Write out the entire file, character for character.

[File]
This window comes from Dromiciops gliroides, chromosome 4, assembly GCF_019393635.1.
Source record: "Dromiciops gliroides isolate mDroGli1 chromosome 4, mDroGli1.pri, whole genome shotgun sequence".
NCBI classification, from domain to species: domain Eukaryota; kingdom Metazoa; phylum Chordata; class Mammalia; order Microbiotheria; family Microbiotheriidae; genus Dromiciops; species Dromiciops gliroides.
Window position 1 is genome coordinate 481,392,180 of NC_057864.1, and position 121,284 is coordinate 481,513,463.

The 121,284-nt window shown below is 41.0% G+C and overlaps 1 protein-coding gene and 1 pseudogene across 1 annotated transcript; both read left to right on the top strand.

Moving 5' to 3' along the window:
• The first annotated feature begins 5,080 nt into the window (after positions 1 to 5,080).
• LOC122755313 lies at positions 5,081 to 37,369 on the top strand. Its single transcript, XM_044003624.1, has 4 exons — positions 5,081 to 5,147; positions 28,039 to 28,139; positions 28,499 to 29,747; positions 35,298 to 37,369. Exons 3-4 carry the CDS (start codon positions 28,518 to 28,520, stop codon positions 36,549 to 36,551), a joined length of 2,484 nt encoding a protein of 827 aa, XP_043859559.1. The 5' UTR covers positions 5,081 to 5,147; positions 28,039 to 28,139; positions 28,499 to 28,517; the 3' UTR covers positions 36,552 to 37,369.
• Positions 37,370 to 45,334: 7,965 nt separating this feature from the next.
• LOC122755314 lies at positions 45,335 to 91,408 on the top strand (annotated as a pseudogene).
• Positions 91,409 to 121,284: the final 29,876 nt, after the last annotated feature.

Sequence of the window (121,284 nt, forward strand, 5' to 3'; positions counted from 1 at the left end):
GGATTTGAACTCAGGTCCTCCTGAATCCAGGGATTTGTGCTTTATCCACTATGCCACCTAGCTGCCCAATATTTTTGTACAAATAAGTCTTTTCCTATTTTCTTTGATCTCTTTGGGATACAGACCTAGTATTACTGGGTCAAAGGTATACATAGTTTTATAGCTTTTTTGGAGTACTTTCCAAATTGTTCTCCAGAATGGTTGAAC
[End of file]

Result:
This window comes from Dromiciops gliroides, chromosome 4, assembly GCF_019393635.1.
Source record: "Dromiciops gliroides isolate mDroGli1 chromosome 4, mDroGli1.pri, whole genome shotgun sequence".
NCBI classification, from domain to species: domain Eukaryota; kingdom Metazoa; phylum Chordata; class Mammalia; order Microbiotheria; family Microbiotheriidae; genus Dromiciops; species Dromiciops gliroides.
Window position 1 is genome coordinate 481,392,180 of NC_057864.1, and position 121,284 is coordinate 481,513,463.

The 121,284-nt window shown below is 41.0% G+C and overlaps 1 protein-coding gene and 1 pseudogene across 1 annotated transcript; both read left to right on the top strand.

Moving 5' to 3' along the window:
• The first annotated feature begins 5,080 nt into the window (after positions 1 to 5,080).
• LOC122755313 lies at positions 5,081 to 37,369 on the top strand. Its single transcript, XM_044003624.1, has 4 exons — positions 5,081 to 5,147; positions 28,039 to 28,139; positions 28,499 to 29,747; positions 35,298 to 37,369. Exons 3-4 carry the CDS (start codon positions 28,518 to 28,520, stop codon positions 36,549 to 36,551), a joined length of 2,484 nt encoding a protein of 827 aa, XP_043859559.1. The 5' UTR covers positions 5,081 to 5,147; positions 28,039 to 28,139; positions 28,499 to 28,517; the 3' UTR covers positions 36,552 to 37,369.
• Positions 37,370 to 45,334: 7,965 nt separating this feature from the next.
• LOC122755314 lies at positions 45,335 to 91,408 on the top strand (annotated as a pseudogene).
• Positions 91,409 to 121,284: the final 29,876 nt, after the last annotated feature.

Sequence of the window (121,284 nt, forward strand, 5' to 3'; positions counted from 1 at the left end):
GGATTTGAACTCAGGTCCTCCTGAATCCAGGGATTTGTGCTTTATCCACTATGCCACCTAGCTGCCCAATATTTTTGTACAAATAAGTCTTTTCCTATTTTCTTTGATCTCTTTGGGATACAGACCTAGTATTACTGGGTCAAAGGTATACATAGTTTTATAGCTTTTTTGGAGTACTTTCCAAATTGTTCTCCAGAATGGTTGAAC